With ongoing talks of a Big Ten, Pac-12, ACC alliance furthering to a point where an announcement could come by next week, it seemed as if any hope one of the remaining Big 12 schools had to jump ship might have started to dwindle. In the words of Lee Corso — Not so fast, my friend.
Pac-12 Commissioner Geoge Kliavkoff spoke with the Las Vegas Review Journal this week, and he said with Oklahoma and Texas bolting to the SEC, he wouldn’t be doing his job if he wasn’t listening to schools inquiring about joining the Pac-12, and said some expansion decisions could come sooner than expected.
“There’s no hard deadline related to any of this, but I would say I don’t think it’s good for college athletics given the vibration that’s going on as a result of the Texas and Oklahoma news,” Kliavkoff said. “The quicker we can dampen that vibration, the better. We will have a decision on whether we intend to expand or not in the next couple of weeks.”
The timeline of further conference realignment has been murky, but most indications have pointed to it dragging out for a while. A power conference announcing intentions to expand in the next few weeks could speed up that timeline quite a bit.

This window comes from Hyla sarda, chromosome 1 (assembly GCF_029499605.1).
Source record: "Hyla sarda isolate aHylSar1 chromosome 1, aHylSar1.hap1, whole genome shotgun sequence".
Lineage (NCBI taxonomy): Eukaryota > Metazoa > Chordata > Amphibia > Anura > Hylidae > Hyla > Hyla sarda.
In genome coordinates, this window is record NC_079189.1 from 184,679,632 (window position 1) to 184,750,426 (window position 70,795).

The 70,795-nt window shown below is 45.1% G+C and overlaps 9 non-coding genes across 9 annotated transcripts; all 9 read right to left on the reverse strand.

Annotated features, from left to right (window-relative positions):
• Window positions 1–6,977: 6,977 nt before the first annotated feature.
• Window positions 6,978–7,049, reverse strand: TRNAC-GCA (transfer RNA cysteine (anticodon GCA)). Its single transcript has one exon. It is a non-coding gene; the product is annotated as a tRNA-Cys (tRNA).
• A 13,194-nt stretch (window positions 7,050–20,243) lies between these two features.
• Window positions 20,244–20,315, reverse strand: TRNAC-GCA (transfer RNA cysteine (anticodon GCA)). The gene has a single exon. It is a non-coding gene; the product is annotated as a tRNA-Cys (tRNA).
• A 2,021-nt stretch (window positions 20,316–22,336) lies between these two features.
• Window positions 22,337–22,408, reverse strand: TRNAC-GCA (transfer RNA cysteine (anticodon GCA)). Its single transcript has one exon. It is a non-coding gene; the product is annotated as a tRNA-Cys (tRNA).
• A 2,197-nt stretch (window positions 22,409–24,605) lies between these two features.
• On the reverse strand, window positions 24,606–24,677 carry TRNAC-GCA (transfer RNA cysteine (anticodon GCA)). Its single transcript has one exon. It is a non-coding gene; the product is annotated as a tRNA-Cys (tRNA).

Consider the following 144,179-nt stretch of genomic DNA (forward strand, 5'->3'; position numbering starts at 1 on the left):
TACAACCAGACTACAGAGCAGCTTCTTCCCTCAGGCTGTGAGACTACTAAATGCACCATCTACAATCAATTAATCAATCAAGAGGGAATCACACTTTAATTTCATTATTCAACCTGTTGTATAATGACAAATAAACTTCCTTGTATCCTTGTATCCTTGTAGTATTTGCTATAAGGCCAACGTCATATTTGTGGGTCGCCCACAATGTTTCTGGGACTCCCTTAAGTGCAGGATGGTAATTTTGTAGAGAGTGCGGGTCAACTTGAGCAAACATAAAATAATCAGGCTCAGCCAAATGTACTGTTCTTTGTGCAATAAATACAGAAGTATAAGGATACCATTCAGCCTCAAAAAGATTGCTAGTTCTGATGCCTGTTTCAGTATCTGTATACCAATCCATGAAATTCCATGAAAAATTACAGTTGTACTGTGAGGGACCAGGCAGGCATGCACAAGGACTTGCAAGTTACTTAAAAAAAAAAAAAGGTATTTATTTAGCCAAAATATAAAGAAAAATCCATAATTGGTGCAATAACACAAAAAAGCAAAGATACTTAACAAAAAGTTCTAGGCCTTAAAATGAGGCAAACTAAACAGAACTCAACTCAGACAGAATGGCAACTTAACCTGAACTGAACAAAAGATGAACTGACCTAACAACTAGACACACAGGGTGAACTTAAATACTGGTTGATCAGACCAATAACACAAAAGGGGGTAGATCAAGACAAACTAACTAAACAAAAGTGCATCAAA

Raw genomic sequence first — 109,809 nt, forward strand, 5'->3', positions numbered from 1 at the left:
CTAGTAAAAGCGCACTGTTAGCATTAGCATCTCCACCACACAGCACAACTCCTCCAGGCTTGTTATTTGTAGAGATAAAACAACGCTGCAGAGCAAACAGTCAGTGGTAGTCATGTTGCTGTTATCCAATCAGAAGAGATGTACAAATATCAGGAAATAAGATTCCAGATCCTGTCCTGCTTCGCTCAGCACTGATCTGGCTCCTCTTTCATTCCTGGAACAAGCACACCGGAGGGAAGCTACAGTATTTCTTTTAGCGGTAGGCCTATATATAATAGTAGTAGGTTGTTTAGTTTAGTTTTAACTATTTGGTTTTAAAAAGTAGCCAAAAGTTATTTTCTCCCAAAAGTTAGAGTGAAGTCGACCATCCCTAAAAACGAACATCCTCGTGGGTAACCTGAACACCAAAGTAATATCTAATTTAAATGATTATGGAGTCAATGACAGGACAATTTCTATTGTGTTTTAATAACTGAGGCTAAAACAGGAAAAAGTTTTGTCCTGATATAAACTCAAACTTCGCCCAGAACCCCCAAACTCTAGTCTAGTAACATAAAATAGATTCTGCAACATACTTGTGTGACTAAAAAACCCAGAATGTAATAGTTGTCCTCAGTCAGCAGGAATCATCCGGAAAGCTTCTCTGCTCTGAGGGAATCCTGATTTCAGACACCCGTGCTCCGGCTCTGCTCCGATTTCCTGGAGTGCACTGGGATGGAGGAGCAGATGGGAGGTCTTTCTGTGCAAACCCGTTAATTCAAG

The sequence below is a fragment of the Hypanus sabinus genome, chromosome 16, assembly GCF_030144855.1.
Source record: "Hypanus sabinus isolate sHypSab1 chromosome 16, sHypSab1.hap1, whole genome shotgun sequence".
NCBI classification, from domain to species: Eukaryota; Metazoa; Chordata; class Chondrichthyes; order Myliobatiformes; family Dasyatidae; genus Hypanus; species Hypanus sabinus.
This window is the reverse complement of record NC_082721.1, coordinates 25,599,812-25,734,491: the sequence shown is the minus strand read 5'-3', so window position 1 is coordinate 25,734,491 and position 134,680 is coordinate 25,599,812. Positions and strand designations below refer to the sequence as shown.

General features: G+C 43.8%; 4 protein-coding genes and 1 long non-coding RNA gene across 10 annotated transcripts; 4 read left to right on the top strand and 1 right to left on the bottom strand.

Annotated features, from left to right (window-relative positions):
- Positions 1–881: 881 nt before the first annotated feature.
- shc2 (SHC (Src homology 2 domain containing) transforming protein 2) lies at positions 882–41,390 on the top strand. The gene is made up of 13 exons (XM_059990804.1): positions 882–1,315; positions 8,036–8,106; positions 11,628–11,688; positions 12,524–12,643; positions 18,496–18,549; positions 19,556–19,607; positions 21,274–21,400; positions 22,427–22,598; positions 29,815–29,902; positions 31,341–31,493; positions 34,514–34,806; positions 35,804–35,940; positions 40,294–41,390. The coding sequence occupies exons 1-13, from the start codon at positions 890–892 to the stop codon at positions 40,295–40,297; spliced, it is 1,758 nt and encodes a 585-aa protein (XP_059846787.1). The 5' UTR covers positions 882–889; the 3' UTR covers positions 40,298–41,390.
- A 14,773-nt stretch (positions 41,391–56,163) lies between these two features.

Kliavkoff didn’t go into any detail on which schools he has met with, but he did say the Pac-12 had taken meetings with “everyone” who expressed interested in joining the league.
He also pointed to the fact that there are pitfalls with only having teams the in Mountain and Pacific time zones. That’s something, say, an Oklahoma State could help with, allowing Pac-12 games to be played in more visible time slots across the country.
“Since we have the only Power Five teams in the Mountain and Pacific time zones, when we play a night game, we get paid handsomely for doing that because we’re filling a time slot no other Power Five conference can fill,” Kliavkoff said. “Our audience is limited compared to a nationally televised game because a lot of the East Coast is already asleep or will be asleep by halftime.
“You also have AP voters and Heisman candidate voters who may not be able to see all of that game. So we’re getting paid more for that game, but it costs us in national exposure and perhaps a competitive advantage for getting into the (College Football Playoff).”
A Pac-12 school hasn’t made the College Football Playoff since Washington got in after the 2016 season. Meanwhile, since Reggie Bush’s vacated Heisman trophy in 2005, only Oregon’s Marcus Mariota has won the award while playing in the Pac-12, doing so in 2014.
So, while this three-conference alliance might still be moving forward, it might not necessarily put an end to possible expansion for the eight remaining Big 12 schools.